31 May 2018 | News
A day before Prime Minister Narendra Modi’s visit to Singapore, the MoU between Enterprise Singapore (ESG) and The Indus Entrepreneurs (TiE) Singapore was signed.
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Singapore startups can now gain faster entry to India’s vibrant startup ecosystem to form partnerships and co-innovate with Indian startups after a state-owned enterprise has signed a Memorandum of Understanding with one of the largest global entrepreneurship organisations of Indian-origin.
The MoU between Enterprise Singapore (ESG) and The Indus Entrepreneurs (TiE) Singapore was signed on Wednesday, a day before Prime Minister Narendra Modi’s arrival in the country on a three-day visit.
The MoU kick-starts an incubation programme that aims to foster collaboration between Singapore and Indian start-ups through jointly organised networking events, workshops and sessions with in-market mentors.
Singapore startups can now gain faster entry to India’s vibrant startup ecosystem to form partnerships and co-innovate with Indian startups, said ESG in a statement.
The MOU with TiE Singapore, one of the largest global entrepreneurship organisations of Indian-origin which began in Silicon Valley and boast of strong funding muscles and deep pockets, kickstarts the “Singapore – India Incubation Programme” by Startup SG1, led by Enterprise Singapore, with the support of Trade Associations and Chambers and startup partners.
As a start, TiE Singapore will be running a startup mission in July with 10 Singapore startups to meet with Indian startups, corporates, mentors and investors to partner and co-innovate solutions in fintech, e-services and deeptech.
With a network of 11,000 members globally, India currently constitutes one third of TiE’s global membership. TiE was formed by Silicon Valley-based Indian technologists.
Tan Soon Kim, Assistant Chief Executive Officer of Enterprise Singapore, said, “India is an up-and-coming hotspot for global startups and businesses. The growth of India’s startup landscape has been remarkable.”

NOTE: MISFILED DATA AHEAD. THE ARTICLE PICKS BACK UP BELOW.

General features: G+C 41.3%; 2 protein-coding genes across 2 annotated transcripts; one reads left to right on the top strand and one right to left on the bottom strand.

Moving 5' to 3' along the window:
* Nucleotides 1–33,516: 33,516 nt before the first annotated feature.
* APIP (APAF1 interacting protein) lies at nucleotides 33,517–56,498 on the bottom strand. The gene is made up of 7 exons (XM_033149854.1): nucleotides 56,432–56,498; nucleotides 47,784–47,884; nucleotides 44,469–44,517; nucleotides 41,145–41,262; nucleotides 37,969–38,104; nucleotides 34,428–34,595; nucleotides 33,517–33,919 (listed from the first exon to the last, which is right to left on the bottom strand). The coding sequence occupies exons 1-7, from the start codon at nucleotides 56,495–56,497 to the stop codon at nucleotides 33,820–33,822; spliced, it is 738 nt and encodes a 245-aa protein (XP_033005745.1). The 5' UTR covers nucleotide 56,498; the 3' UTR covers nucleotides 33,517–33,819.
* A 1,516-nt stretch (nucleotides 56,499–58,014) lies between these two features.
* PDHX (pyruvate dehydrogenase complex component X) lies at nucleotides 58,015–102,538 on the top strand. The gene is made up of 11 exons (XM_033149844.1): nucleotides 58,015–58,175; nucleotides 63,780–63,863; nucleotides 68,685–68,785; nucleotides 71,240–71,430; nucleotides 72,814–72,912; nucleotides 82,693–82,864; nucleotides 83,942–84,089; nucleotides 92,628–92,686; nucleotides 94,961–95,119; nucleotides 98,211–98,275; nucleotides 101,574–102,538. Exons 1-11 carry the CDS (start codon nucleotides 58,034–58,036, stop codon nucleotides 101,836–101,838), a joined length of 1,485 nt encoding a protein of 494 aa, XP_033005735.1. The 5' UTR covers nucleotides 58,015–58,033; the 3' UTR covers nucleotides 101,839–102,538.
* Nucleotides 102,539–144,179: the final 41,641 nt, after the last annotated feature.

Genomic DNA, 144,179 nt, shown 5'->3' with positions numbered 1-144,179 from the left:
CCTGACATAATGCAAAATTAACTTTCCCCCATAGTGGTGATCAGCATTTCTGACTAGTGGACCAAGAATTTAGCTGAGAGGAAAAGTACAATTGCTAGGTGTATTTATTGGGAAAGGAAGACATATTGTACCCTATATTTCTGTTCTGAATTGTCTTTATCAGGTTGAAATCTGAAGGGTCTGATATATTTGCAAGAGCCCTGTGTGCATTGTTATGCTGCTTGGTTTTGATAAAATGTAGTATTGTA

“The Singapore - India Incubation Programme aims to introduce ideas and concepts between the ecosystems of both countries and foster collaboration between companies in each other’s markets and in Southeast Asia. Over time, we aim to establish a series of key innovation nodes within India to form an innovation network for Singapore companies to tap on,” said Tan.
Puneet Pushkarna, Chairman of TiE, said, “The strategic collaboration between TiE and Enterprise Singapore would strengthen the bridge between India and Singapore’s startup ecosystem, which today are amongst the most vibrant in the world.”
“With 19 chapters in India alone, TiE provides the fattest pipe of entrepreneurial connectivity between the two countries and we hope to enhance market access opportunities for startups on both sides. We are confident that the platform would further proliferate networking amongst innovators and allow for the development and adoption of ideas, flow of capital and implementation of technically challenging solutions for the betterment of the society at large,” said Pushkarna.
In line with the “Singapore – India Incubation Programme” by Startup SG, Enterprise Singapore will be organising an iAdvisory Seminar: “Startups in India” on June 12 2018, to help Singapore companies understand the startup landscape in India, opportunities and how to enter the market.
India’s startup ecosystem ranks third globally, with over 4,750 startups. Its key focus areas include e-commerce, fintech, healthtech and edutech.
The number of startups in India grew 12 per cent in 2016 and is expected to cross 10,000 by 2020.
In 2017, the value of startup funding amounted to approximately USD 13.7 billion, significantly higher than the USD 4.06 billion of 2016 and the USD 8.4 billion of 2015, said the statement, citing industry data.
The growth is fuelled by increased Government support through startup schemes that eased registration and gave Indian startups priority in Government-led projects and rising middle class which led to a boom in startups tapping into the consumer space, it said.